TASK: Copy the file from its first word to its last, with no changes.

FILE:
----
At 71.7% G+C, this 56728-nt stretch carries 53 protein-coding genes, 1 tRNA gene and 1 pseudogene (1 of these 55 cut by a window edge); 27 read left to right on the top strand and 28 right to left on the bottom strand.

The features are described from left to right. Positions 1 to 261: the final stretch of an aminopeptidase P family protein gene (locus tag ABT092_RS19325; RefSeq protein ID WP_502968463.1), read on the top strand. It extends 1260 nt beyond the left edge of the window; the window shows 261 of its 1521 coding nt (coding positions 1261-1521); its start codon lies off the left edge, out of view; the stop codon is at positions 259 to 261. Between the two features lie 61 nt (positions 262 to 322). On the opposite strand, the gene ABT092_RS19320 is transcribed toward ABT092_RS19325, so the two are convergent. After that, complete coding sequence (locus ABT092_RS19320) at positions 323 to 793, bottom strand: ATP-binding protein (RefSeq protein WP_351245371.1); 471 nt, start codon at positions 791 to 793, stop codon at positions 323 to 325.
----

At 71.7% G+C, this 56728-nt stretch carries 53 protein-coding genes, 1 tRNA gene and 1 pseudogene (1 of these 55 cut by a window edge); 27 read left to right on the top strand and 28 right to left on the bottom strand.

The features are described from left to right. Positions 1 to 261: the final stretch of an aminopeptidase P family protein gene (locus tag ABT092_RS19325; RefSeq protein ID WP_502968463.1), read on the top strand. It extends 1260 nt beyond the left edge of the window; the window shows 261 of its 1521 coding nt (coding positions 1261-1521); its start codon lies off the left edge, out of view; the stop codon is at positions 259 to 261. Between the two features lie 61 nt (positions 262 to 322). On the opposite strand, the gene ABT092_RS19320 is transcribed toward ABT092_RS19325, so the two are convergent. After that, complete coding sequence (locus ABT092_RS19320) at positions 323 to 793, bottom strand: ATP-binding protein (RefSeq protein WP_351245371.1); 471 nt, start codon at positions 791 to 793, stop codon at positions 323 to 325.